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Citizen Kane, The Great Gatsby, And Some Conventions of American Narrative - R.carringer

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  Citizen Kane , The Great Gatsby , and Some Conventions of American NarrativeAuthor(s): Robert L. CarringerSource: Critical Inquiry, Vol. 2, No. 2 (Winter, 1975), pp. 307-325Published by: The University of Chicago Press Stable URL: http://www.jstor.org/stable/1342906 . Accessed: 01/06/2014 05:02 Your use of the JSTOR archive indicates your acceptance of the Terms & Conditions of Use, available at  . http://www.jstor.org/page/info/about/policies/terms.jsp  . JSTOR is a not-for-profit service that helps scholars, researchers, and students discover, use, and build upon a wide range of content in a trusted digital archive. We use information technology and tools to increase productivity and facilitate new formsof scholarship. For more information about JSTOR, please contact support@jstor.org.  . The University of Chicago Press  is collaborating with JSTOR to digitize, preserve and extend access to Critical Inquiry. http://www.jstor.org This content downloaded from 192.167.204.6 on Sun, 1 Jun 2014 05:02:53 AMAll use subject to JSTOR Terms and Conditions  Citizen Kane, The Great Gatsby, and Some Conventions of American Narrative Robert L. Carringer It is widely thought that what finally characterizes American literary narratives is a preoccupation with Americanness. If the great theme of European fiction has been man's life in society, Walter Allen writes in The Modern Novel, the great theme of American fiction has been the exploration of what it means to be an American. The best American film narratives also seem to bear out this proposition, especially those of the great American naturals like Griffith and Ford and Hawks, and most especially Orson Welles' Citizen Kane (1941), regarded by many as the greatest American film. Welles' film belongs to that category of narra- tives which take a prominent figure from contemporary American life (here William Randolph Hearst) and use him to stand for what are conceived to be representative traits of the collective American charac- ter. Understandably, then, there are many general resemblances in the film to other well-known stories of American entrepreneurs, magnates, and tycoons. Long before the flourishing of tycoon biographies in the American sound film, well before F. Scott Fitzgerald or Sinclair Lewis or Theodore Dreiser, before even Henry James, certain conventions and associations had become well established in stories of this type. The up-and-coming young American was shrewd and practical, an image of compulsive energy, a man with his eye always on the future. His Ameri- canness also consisted of such traits as enterprise, indomitable idealism, a certain naturalness and openness to experience, and a relentless will to succeed. His geographical srcin could be made to carry moral force, and he or another character who equated American commerical noblesse oblige with universal morality could be a useful thematic touchstone. 307 This content downloaded from 192.167.204.6 on Sun, 1 Jun 2014 05:02:53 AMAll use subject to JSTOR Terms and Conditions  308 Robert L. Carringer Films and Narrative Conventions But in one instance the parallels between Citizen Kane and a well- known literary narrative seem to be more than simply a case of variations on standard formulas and types. There are striking similarities in characterization and idea, even occasionally in specific images and de- tails, between Welles' film and Fitzgerald's novel The Great Gatsby, another portrait of a rich and powerful American who finances gaudy, elaborate entertainments and harbors sentimental ties to his youth in the West. Some of these may be the result of direct borrowing from The Great Gatsby by Herman J. Mankiewicz, the principal screenwriter on Citizen Kane. But the symmetry of the parallels between the novel and the completed film seems to suggest a broader implication: that novels and films on explicitly American subjects may undergo analogous pro- cesses of formation, receiving the same basic impulses directly from the ambience of American life, and drawing from the same storehouse of accomplished narrative forms and characterizations to give shape to their materials; and to this extent at the least they may be said to belong to a common mainstream tradition of American narrative.1 I Except for a few obvious resemblances, The Great Gatsby and Citizen Kane seem an unlikely pair. Though both protagonists are characterized 1. Recent criticism has been characterized by efforts to establish a narrative ancestry for Citizen Kane. The most conspicuous of these is Raising Kane (reprinted in The Citizen Kane Book [Boston, 1971]), in which Pauline Kael attempts to show that many streams in American films of the thirties fed into Citizen Kane, among them Mad Love and the tradition of Gothic melodrama; The Front Page and other films of newspaper reporters in search of stories; tycoon biographies such as The Power and the Glory and A Man to Remember; and Paramount-style comedy, with its snappy dialogue and well-oiled plots. ( Raising Kane is also an effort to restore what Kael sees as a rightful share of credit to Herman Mankiewicz for his work on the script. It has seemed to many to take too much credit away from Welles.) Also see Charles Higham, The Films of Orson Welles (Berkeley, 1970), pp. 10-14; and Tom Shales, Antecedents of Citizen Kane, The American Film Heritage: Impressions rom the Ameri- can Film Institute Archives (Washington, D.C., 1972), pp. 127-34. An attempt to establish literary ancestry is Hubert Cohen's The Heart of Darkness in Citizen Kane, Cinema Journal 12 (1972): 11-25. (Welles' first Hollywood project was to have been an adaptation of Conrad's novel. The Mercury Theatre of the Air had done a radio drama of it.) The idea of comparing The Great Gatsby and Citizen Kane was first suggested to me by a remark of Ronald Gottesman in his introduction to Focus on Citizen Kane (Englewood Cliffs, N.J., 1971), p. 6. I thank Professor Gottesman and Professors Warren French and Alan Rose for their generous assistance and advice. Robert L. Carringer is an assistant professor of English at the Uni- versity of Illinois at Urbana-Champaign. He teaches and writes on film, American literature, and interdisciplinary approaches to literature. This study is the first in a series of essays in progress on American films and American narrative tradition. This content downloaded from 192.167.204.6 on Sun, 1 Jun 2014 05:02:53 AMAll use subject to JSTOR Terms and Conditions  Critical Inquiry Winter 1975 309 as representative Americans, they seem to represent very different faces of America. Gatsby is a man outside the law, a big-scale bootlegger, a social climber, a perennial adolescent who uses his ill-gotten gains in an effort to bring maudlin storybook romances to life. Kane, on the other hand, is in the mainstream of American corporate and political life, a wealthy publisher with enough clout to influence (even bully) the president of the United States, and seemingly enough wealth to strip Europe of its transportable artistic treasures. But in certain key features of their per- sonalities, in certain key facts and events which are presented as con- stituting the most significant details of their lives, and in the way the essential nature of their failings is defined, the stories of Gatsby and Kane contain a number of startling similarities. Both works are in the form of retrospective narratives set a short time after the deaths of their protagonists. Both men were wealthy and given to open displays of their wealth and power; they were controver- sial figures whose stature and flamboyance evoked mixed feelings of distrust and awe in the public mind. Yet surprisingly little was known about the private life and private feelings of either man. People specu- late about Gatsby's past-it is rumored that he was in the war and that he went to Oxford, and there are rumblings of various shady deals past and present, but no one really knows about any of these things for sure. Of Charles Foster Kane, the newspaper giant, about all that is known is what one reads in the newspapers. In each story a person sets out to gather evidence about his subject's private life. His aim is to collect relevant details to be assembled into a definitive portrait of the man; his mission is to discover what his subject was really like. In the novel, Nick Carraway, Gatsby's former confidant and a stern moralist, brings strict judgments to bear on the subject of his attention, pronouncing him a corrupt scoundrel but, at the same time, totally incorruptible in his boyish innocence. In the film, one of the several accounts of the central figure is given by a New England schoolmarm type, who also makes harsh moral judgments on the former confidant he held in awe, and also sees his essential failure as idealism corrupted. The protagonist of the novel as a young man in the Midwest was at just the right place and time when an accident occurred and so was enabled to get into the good graces of an American tycoon-a connection which, as it turned out, most influenced what he eventually became. The pro- tagonist of the film, another young Westerner, came under the tutelage of another great American capitalist as a result of equally capricious circumstances, and again this proved to be the connection that made his fortune. The protagonist of the novel continually thinks everything could be all right again if he could go back to an earlier point in his life, to that secret place above the trees. 2 The protagonist of the film gazes 2. The Great Gatsby (Scribner Library ed.), p. 112. Quotations are from this edition. This content downloaded from 192.167.204.6 on Sun, 1 Jun 2014 05:02:53 AMAll use subject to JSTOR Terms and Conditions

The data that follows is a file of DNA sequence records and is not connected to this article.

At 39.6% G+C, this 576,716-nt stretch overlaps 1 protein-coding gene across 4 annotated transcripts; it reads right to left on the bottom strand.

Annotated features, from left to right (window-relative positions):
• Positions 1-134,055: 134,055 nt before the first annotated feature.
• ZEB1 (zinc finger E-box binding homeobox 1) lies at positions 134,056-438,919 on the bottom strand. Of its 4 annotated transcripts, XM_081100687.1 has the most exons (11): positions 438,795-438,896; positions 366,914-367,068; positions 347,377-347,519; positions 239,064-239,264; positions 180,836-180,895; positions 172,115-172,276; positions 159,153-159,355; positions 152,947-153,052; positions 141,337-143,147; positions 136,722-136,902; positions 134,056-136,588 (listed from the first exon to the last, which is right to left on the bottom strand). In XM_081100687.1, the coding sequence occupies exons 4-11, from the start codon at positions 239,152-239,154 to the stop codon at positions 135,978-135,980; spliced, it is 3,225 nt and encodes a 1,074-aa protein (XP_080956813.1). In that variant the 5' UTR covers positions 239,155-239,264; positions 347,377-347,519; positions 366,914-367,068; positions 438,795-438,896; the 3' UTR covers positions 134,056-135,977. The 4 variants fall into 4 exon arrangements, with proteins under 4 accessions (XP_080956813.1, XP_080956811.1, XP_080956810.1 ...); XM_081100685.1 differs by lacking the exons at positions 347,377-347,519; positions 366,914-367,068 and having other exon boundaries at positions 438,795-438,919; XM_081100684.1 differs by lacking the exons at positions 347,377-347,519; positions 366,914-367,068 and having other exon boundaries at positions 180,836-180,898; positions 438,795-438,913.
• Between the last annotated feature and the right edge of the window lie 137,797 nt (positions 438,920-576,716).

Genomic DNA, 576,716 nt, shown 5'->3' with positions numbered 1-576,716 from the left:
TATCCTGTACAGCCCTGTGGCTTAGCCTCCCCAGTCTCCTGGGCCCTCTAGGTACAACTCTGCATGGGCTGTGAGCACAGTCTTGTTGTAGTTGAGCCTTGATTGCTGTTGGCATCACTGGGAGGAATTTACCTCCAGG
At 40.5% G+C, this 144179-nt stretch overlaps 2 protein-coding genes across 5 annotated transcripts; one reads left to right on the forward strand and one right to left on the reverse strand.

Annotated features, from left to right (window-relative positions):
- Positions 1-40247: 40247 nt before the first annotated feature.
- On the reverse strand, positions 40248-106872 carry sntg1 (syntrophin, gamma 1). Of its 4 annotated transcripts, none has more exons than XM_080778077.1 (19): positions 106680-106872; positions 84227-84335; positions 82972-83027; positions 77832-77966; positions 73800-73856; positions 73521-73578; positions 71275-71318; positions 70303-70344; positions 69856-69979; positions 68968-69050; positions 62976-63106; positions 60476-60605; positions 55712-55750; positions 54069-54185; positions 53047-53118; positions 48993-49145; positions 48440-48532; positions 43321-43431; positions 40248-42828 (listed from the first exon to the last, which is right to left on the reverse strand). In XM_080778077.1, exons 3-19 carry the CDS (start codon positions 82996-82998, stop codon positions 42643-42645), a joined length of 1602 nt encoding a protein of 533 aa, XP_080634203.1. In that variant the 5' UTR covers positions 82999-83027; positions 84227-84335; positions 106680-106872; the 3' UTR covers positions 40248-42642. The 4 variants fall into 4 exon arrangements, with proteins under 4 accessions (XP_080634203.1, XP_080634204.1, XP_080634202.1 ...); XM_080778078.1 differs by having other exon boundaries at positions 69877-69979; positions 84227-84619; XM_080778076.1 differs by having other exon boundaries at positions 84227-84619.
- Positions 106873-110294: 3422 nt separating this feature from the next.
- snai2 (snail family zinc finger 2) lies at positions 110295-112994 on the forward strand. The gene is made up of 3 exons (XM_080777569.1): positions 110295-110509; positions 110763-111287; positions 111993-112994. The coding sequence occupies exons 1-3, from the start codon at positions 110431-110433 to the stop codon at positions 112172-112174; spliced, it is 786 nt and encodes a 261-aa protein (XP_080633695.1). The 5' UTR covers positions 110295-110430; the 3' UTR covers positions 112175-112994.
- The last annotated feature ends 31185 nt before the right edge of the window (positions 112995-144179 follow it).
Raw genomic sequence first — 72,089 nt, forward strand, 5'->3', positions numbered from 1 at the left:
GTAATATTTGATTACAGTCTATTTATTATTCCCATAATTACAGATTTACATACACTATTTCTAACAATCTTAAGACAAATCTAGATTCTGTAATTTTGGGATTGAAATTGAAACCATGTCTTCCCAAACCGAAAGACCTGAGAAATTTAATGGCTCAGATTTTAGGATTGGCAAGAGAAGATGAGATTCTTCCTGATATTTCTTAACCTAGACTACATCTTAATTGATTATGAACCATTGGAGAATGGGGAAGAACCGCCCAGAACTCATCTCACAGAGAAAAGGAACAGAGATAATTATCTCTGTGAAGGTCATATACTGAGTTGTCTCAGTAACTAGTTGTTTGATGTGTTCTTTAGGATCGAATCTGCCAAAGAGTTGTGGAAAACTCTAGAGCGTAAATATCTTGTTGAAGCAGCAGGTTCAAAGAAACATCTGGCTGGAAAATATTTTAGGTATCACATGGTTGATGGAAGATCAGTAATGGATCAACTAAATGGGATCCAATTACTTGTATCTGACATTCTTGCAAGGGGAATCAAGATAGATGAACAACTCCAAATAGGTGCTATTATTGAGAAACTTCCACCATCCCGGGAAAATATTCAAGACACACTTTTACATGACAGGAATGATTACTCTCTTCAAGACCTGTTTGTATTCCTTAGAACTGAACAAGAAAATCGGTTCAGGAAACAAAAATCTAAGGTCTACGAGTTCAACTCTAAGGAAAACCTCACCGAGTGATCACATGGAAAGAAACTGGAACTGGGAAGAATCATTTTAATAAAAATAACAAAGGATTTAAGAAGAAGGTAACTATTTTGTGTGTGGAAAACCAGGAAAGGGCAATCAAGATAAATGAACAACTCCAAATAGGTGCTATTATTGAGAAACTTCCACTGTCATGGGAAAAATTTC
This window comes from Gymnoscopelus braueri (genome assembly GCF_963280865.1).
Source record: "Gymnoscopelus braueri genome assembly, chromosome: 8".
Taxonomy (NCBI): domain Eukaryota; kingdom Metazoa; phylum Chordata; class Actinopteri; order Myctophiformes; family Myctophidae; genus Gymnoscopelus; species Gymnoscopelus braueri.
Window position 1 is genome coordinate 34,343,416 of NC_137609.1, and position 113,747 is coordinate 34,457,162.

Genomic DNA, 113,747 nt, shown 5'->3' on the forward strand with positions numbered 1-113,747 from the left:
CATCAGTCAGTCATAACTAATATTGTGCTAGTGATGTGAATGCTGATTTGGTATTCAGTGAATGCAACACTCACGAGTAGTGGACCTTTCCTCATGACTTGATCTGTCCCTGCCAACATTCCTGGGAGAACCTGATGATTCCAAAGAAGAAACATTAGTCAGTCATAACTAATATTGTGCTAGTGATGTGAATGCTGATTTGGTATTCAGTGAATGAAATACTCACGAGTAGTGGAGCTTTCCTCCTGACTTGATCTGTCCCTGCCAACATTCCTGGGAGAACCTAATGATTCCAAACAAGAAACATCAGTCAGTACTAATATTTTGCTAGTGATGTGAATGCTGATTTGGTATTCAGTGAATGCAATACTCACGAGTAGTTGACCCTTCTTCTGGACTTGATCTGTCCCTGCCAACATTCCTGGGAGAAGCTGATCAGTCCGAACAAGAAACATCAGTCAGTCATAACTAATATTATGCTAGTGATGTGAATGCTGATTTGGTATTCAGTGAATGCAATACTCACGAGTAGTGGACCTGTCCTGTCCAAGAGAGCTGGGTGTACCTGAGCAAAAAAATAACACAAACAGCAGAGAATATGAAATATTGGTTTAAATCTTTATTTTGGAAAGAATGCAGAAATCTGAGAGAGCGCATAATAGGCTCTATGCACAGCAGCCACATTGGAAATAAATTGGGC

Ic Bineesh